Sunday, April 13, 2014

Choose and Chews

Towards the end of last year, an acquaintance of mine talked about her word for 2014. Apparently, each year she picks a word to keep in mind for the year ahead. The words just come to her. While the idea struck me as dangerously close to being a little too New Age for comfort, I have to admit I was intrigued. And when as she'd promised a word came to me out of nowhere, I decided what the heck.

Late in December, choose settled over me. It seemed so obvious. My skepticism evaporated. I could use this time saving device. For all those days that I waste time on deciding where to meet a friend for coffee. Just choose!  Or for the times I can't figure out what book to read next. Pick one!

A few years earlier I'd made a New Years resolution to make decisions. Part of that resolution was to embrace the likelihood of making bad decisions. Knowing that the real success was in deciding and moving forward. Choosing seemed to fit in well here as well.

When I told my mother about my word, she asked, "which one?" I was confused for a second, but then realized that when I said choose she heard chews. It seemed even more appropriate now, and it was a good story--I trotted it out at dinners and coffee dates all through January and February.

And then I looked up the etymology of choose. From the Old English, ceosan, choose, seek out, ...taste. I was pleased to see the word also meant to taste. How can you taste without chewing? She who chews, chooses.

But it gets better. The etymology of ceosan stretches back to Old Saxon and Old Norse words and beyond to the Proto-Indo-European--the hypothetical reconstructed ancestral language.  (A side note. Proto-Indo European is abbreviated as PIE. I just wish there were also a CAKE language.)

The PIE root is *geus, which means to taste, to relish. As in gusto. In German and Celtic languages that root came mainly to mean try or choose. But in Greek and Latin it formed the words for taste.

And how fun to follow the PIE root up other branches of the tree. Whereas *geus on the Germanic branches went on to mean test and decide, if I follow it up the Indo-Iranian branch I see in Sanskrit it evolved to jus, meaning enjoy, be pleased. And in Avestan zaosa meant pleasure.The Old Persian dauš meant enjoy.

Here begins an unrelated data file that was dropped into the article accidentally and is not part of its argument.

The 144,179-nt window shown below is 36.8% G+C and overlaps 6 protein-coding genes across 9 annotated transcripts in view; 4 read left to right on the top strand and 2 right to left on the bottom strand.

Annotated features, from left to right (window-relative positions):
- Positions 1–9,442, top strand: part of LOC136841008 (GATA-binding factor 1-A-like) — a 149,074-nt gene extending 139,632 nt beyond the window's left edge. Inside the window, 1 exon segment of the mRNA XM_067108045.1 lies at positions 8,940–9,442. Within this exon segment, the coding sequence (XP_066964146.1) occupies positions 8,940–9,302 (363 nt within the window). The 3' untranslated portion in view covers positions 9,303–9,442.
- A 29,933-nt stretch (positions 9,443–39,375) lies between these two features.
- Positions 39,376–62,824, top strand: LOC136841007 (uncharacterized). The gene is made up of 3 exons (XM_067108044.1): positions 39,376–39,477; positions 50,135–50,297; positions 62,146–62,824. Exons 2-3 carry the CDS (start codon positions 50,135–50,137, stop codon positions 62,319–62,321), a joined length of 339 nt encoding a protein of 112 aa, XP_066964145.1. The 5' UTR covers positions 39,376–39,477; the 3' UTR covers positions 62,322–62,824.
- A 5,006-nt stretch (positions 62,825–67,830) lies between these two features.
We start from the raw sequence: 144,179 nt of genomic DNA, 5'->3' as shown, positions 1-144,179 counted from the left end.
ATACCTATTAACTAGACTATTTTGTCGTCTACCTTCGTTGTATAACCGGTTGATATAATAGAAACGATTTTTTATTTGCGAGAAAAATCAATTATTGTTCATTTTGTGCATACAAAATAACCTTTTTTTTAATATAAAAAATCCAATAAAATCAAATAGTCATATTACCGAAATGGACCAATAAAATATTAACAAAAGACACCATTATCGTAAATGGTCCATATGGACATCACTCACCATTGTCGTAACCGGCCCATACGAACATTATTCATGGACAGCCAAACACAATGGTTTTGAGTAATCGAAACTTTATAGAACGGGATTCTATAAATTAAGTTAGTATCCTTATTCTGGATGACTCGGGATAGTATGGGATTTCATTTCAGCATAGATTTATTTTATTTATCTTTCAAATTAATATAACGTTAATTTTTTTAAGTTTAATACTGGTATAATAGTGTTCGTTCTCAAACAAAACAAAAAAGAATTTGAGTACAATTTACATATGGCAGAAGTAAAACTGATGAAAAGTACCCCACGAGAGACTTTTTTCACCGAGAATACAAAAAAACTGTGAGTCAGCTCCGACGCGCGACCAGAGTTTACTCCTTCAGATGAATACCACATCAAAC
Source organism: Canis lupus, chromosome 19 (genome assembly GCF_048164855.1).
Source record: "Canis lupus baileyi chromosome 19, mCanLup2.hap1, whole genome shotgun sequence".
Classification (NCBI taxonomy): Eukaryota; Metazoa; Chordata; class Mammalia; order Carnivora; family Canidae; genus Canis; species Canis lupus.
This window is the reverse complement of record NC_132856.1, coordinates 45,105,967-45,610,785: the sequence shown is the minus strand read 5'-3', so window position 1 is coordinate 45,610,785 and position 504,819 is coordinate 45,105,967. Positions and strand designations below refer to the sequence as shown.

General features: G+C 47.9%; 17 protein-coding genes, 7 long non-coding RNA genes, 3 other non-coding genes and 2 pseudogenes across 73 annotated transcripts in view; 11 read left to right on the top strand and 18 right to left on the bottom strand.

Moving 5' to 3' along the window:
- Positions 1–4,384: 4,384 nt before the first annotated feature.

I love the notion of linking choosing with pleasure (and taste and relish and gusto!). I know that's not exactly what all this means. But it's the way I'm choosing to think about it. I figure I have both of these language traditions in my makeup. So why not have them work together? Embrace the PIE?

I like the idea of taking the more analytical approach, choosing by evaluating and selecting. But all the while, I'm going to aim to do this with gusto--make those decisions with relish, pleasure, and enjoyment.

Whether it's the big decisions (what the heck should I be doing with my life?) or the seemingly small (Little T or Bakeshop? Extracto or Ristretto?), my goal is to enjoy the process, to take pleasure in being able to make free choices, and to enjoy the ride.

Above all, to remember to taste. The food and drink, of course. But everything else along the way too. Because isn't that really the point?

Friday, February 14, 2014

A Valentine's Trifle

Here's a Valentine's trifle for you. Much as I love fine chocolate--and there's so much to be had these days!--people who know me know about the soft spot See's occupies in my heart.

It's not so much their chocolate (I believe they use Guittard, which I find perfectly fine) that speaks to me. It's the brown sugar grainy filling of their Butterscotch Square, and the Apricot Bonbon's bright yellow fondant that is so sweet it almost--almost!--hurts my teeth before giving way to a slightly tart apricot filling. It's the sprinkles on the round Bordeaux and rectangular Mocha bonbons. It's the unlikely height of the Scotchmallows. And the four-in-a-cup crispness of Molasses Chips.

But it's much more. It's the spic and span white and black of their floors, counters, boxes, and uniforms. That white and black that never changes, and never goes out of style.

It's their slogan 'A Happy Habit', that seems to run directly counter to today's tendency to think of foods as naughty or guilt-inducing.

It's the free samples they give out to all who visit, and always with a smile. Even when it's a group of three teenagers who probably aren't buying anything. Or an old man who's picking up a box for his wife and gratefully accepts his prize, even when it's not his favorite.

And yesterday it was because it was the day before Valentine's Day. My local See's was full of men, apparently buying chocolates for their loves. I noticed one guy, paying, who looked as if he wished he didn't have to be there. But the man in front of me was picking out chocolates for a box, and smiling to himself after each selection. And the man behind me asked for the largest heart box, pulled a sheet of paper out of his pocket, and began making his choices.  It was the See's cheat sheet, marked up with felt pens circling various types. I don't know if he'd made himself notes (I like to think Pavel has a list somewhere of all my favorites!), or if his wife, husband, girlfriend, boyfriend, mother, father, or child had given him the sheet. Probably just to be helpful.

I know a lot of people don't like Valentine's Day. But yesterday, as I stood in the See's line watching other people carefully select chocolates for people they love, celebrating being loved and being in love seemed like a good idea. The best idea there is.

Here's to love and chocolate!
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